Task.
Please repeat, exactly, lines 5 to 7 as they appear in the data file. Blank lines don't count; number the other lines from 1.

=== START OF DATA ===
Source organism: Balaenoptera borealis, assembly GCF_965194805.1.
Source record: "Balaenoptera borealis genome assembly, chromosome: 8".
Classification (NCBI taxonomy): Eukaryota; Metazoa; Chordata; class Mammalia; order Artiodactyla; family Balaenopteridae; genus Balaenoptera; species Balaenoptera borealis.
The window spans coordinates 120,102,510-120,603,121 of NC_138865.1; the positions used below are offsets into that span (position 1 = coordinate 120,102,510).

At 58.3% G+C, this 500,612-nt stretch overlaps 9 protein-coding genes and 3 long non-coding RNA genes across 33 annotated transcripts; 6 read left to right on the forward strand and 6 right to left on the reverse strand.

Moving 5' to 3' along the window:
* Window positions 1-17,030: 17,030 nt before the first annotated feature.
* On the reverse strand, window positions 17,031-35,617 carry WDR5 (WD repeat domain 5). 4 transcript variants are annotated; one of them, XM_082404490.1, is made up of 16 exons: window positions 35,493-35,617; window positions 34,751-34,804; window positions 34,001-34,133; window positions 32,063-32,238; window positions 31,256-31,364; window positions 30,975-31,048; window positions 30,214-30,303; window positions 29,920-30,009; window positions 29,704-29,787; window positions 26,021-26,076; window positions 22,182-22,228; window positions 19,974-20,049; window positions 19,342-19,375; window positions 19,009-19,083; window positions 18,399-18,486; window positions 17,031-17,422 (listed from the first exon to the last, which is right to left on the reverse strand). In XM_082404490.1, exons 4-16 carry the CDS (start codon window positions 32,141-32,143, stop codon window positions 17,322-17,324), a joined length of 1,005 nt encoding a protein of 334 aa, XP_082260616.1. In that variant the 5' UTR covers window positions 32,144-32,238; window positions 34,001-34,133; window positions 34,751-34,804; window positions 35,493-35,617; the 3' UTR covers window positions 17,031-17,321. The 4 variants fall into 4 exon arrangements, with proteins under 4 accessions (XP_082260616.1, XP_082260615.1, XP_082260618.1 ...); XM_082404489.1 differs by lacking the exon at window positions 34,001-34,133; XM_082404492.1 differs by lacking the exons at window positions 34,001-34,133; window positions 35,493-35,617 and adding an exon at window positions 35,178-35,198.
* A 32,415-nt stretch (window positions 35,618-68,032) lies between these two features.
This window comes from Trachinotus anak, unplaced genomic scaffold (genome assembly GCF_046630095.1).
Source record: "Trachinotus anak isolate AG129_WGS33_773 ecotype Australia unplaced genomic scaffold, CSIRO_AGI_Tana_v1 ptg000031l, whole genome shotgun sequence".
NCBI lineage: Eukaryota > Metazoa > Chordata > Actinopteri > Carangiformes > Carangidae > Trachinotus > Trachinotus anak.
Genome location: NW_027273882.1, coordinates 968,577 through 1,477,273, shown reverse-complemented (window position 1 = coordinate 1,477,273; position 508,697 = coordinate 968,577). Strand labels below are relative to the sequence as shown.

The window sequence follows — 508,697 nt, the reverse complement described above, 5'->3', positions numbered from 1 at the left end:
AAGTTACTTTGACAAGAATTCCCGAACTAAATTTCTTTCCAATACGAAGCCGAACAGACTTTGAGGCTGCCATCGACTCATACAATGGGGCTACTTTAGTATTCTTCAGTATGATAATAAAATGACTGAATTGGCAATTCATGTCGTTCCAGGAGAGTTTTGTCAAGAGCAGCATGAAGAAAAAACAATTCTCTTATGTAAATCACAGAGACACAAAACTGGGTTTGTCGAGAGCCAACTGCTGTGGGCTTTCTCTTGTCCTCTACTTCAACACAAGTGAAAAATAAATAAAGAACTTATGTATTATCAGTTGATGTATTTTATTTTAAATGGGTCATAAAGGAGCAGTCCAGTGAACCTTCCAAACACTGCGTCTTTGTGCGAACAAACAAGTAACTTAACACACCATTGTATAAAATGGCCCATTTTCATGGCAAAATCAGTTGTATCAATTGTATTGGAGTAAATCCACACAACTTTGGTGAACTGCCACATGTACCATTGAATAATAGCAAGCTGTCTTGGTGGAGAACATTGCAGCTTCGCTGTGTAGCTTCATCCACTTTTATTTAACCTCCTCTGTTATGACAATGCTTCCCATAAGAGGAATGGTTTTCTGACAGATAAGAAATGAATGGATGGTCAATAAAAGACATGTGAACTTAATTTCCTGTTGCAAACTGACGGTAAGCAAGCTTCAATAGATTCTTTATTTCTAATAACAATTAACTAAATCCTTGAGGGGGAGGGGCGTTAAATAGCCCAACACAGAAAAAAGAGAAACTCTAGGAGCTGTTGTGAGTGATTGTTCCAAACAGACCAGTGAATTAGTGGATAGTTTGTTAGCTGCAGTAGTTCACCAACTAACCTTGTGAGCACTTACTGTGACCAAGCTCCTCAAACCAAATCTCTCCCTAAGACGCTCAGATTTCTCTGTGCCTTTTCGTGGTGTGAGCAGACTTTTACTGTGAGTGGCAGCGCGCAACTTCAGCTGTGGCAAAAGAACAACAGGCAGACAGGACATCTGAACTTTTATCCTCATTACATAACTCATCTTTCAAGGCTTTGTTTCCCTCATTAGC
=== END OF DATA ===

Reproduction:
At 58.3% G+C, this 500,612-nt stretch overlaps 9 protein-coding genes and 3 long non-coding RNA genes across 33 annotated transcripts; 6 read left to right on the forward strand and 6 right to left on the reverse strand.

Moving 5' to 3' along the window:
* Window positions 1-17,030: 17,030 nt before the first annotated feature.